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Job Profile: Sporting Event Planner/Coordinator

Sporting events play a huge part in generating income not only for the sports organization, but also for local restaurants, hotels, taverns, and airports near the event. Attending a sporting event can be extremely fun, but there’s plenty of hard work behind the scenes that must be done first. That’s where sporting event planners and coordinators come into the picture. Sporting event coordinators have the hefty task of planning every detail that goes into preparing the team and facility for game day. From college soccer games and professional tennis matches to the Super Bowl and the Olympics, sporting event planners work at every level to prepare for these exciting events. Coordinators have the mission of making sure the sporting event goes off without a hitch to keep spectators and television audiences engaged.


According to the Bureau of Labor Statistics, the 77,940 event planners currently working in the United States earn an average annual salary of $50,910, which is equivalent to a mean hourly wage of $24.48. In particular, event coordinators who use their expertise in the spectator sports industry to plan sporting events bring home a mean wage of $39,920 each year.

Beginning Salary

When first starting out in the sports event management field, coordinators will likely fall into the bottom tenth percentile of earnings with a yearly salary around $19,520. While this may seem low, it’s important to know that sporting event planners with years of experience and leadership roles in big games often go on to make more than $71,750 annually.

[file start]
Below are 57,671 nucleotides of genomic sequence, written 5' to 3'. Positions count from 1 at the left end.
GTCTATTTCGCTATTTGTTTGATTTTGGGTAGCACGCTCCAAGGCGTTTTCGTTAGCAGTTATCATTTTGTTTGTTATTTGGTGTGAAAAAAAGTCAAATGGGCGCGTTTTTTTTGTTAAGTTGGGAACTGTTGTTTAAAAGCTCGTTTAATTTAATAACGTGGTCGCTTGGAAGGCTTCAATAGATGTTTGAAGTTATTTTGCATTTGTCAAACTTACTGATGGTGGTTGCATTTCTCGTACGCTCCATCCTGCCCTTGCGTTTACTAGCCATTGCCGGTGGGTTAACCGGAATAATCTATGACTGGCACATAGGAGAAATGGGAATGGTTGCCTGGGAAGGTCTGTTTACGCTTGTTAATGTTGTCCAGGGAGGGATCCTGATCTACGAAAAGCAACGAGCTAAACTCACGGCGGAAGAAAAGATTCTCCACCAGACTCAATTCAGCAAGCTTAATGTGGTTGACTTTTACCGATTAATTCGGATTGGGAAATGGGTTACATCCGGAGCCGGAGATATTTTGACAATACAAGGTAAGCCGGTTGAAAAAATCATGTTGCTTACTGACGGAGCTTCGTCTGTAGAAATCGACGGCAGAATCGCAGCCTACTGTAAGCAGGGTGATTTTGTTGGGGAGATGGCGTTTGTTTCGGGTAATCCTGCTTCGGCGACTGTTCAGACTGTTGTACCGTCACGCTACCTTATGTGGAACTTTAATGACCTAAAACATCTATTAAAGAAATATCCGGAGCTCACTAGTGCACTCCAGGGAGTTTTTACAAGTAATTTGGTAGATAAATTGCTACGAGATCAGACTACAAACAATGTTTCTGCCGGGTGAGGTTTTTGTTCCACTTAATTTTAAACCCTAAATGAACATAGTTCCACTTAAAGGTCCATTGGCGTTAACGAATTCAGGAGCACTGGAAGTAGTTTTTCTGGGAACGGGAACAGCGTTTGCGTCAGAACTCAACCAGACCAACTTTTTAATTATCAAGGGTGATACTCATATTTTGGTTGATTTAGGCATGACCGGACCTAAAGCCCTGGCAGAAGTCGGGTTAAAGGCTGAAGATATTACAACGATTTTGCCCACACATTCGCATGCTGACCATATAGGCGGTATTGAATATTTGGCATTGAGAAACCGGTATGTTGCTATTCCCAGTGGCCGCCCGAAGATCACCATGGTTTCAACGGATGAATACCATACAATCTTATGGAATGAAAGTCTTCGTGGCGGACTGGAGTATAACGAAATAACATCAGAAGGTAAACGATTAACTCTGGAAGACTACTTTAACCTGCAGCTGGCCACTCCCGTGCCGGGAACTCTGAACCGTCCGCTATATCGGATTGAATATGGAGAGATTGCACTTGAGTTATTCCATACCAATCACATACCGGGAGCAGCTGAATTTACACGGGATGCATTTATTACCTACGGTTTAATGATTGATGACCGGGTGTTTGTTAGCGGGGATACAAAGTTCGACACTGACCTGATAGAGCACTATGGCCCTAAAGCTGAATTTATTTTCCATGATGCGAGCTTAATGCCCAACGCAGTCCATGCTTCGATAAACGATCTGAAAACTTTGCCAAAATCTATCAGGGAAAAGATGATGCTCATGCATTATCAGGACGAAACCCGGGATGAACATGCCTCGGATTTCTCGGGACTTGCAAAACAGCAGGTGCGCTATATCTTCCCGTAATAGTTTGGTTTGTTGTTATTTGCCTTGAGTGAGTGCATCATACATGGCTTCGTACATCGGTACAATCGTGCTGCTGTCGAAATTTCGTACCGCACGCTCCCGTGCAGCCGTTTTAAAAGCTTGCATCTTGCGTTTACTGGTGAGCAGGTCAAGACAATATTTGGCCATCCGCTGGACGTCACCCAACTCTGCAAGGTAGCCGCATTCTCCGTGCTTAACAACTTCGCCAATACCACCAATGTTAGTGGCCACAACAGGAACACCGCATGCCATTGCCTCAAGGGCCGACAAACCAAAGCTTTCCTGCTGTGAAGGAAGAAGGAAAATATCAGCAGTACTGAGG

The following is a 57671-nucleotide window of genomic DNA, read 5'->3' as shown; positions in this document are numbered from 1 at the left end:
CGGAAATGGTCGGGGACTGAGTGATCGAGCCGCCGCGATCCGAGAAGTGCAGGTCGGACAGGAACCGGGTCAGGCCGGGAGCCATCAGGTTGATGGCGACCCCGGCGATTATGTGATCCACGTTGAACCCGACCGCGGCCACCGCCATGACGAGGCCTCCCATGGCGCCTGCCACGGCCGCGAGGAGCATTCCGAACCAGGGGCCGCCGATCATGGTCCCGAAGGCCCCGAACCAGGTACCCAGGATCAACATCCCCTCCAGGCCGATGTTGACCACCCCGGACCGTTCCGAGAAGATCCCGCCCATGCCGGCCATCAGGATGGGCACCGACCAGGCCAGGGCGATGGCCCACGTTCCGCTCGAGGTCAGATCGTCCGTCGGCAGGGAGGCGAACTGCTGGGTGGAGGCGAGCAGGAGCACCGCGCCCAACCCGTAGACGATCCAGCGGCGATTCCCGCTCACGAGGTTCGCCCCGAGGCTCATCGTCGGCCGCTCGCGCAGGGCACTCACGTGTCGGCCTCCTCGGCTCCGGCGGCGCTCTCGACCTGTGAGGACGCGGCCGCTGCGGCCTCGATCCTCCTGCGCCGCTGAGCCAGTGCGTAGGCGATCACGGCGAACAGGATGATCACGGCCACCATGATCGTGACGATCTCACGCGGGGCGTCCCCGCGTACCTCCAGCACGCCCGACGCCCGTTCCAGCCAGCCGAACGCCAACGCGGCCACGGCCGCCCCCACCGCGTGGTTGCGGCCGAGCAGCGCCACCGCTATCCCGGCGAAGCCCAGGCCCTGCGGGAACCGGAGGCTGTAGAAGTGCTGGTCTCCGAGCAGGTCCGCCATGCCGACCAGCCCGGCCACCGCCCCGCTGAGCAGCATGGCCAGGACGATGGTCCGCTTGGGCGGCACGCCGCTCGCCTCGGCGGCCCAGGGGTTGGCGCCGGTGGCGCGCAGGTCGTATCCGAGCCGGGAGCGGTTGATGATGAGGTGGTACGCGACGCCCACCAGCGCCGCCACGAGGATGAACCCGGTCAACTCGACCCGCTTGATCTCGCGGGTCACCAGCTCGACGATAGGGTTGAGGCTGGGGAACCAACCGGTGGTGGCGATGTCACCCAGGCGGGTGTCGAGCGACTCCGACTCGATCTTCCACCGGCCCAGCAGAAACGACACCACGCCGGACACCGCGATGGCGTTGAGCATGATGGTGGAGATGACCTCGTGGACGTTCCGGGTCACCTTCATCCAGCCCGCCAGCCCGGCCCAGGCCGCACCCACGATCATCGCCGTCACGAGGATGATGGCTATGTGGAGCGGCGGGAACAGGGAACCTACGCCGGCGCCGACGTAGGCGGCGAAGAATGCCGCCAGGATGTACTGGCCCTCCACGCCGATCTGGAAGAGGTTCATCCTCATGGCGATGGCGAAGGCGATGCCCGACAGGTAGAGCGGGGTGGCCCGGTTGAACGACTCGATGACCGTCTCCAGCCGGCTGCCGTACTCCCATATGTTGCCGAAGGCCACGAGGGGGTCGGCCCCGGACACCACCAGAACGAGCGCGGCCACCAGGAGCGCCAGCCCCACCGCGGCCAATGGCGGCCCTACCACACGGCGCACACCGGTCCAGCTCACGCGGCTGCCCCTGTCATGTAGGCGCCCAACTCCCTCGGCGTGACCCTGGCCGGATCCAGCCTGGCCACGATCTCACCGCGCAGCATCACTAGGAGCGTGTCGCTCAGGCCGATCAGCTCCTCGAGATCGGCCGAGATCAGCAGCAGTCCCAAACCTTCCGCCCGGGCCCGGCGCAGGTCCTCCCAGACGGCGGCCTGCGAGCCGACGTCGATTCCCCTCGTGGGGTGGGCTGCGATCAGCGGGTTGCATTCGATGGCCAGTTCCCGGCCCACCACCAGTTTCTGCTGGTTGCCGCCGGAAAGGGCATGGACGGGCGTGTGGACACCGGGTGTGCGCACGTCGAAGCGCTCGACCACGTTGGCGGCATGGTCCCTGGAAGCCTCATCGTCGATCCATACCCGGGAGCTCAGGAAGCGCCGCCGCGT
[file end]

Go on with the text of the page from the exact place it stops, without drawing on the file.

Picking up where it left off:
Key Responsibilities

Sporting event coordinators work under the pressure and responsibility of arranging every detail involved in preparing for an event. Event planners coordinate with teams of varying sizes to guarantee that every aspect of the sporting event is under control. Coordinators are involved in preparing lodging for the team, purchasing transportation, distributing team news to the media, creating emergency contingency plans, maintaining the security of spectators and players, inspecting the facility, marketing ticket sales, setting concession items, and delegating preparation tasks to other workers. Sporting event coordinators must plan carefully to keep venues operating efficiently and minimize wasted expenses.

Necessary Skills

In order to be successful as a sporting event planner, you must possess superior interpersonal skills for constantly communicating preparation instructions and motivating workers to stick to a tight schedule. Sporting events are complex with many moving parts that can malfunction at any given time, so organizational skills are essential. Event planners must have solid critical thinking and problem-solving skills to devise creative solutions whenever emergency strikes. Being detail-oriented, a team player, and equipped with leadership traits is important. Sporting event coordinators should have stellar negotiation skills for settling on beneficial contractors and getting the best prices for clients. In the fast-paced environment of sports business, sporting event planners must also have composure to stay calm when under pressure.

Degree and Education Requirements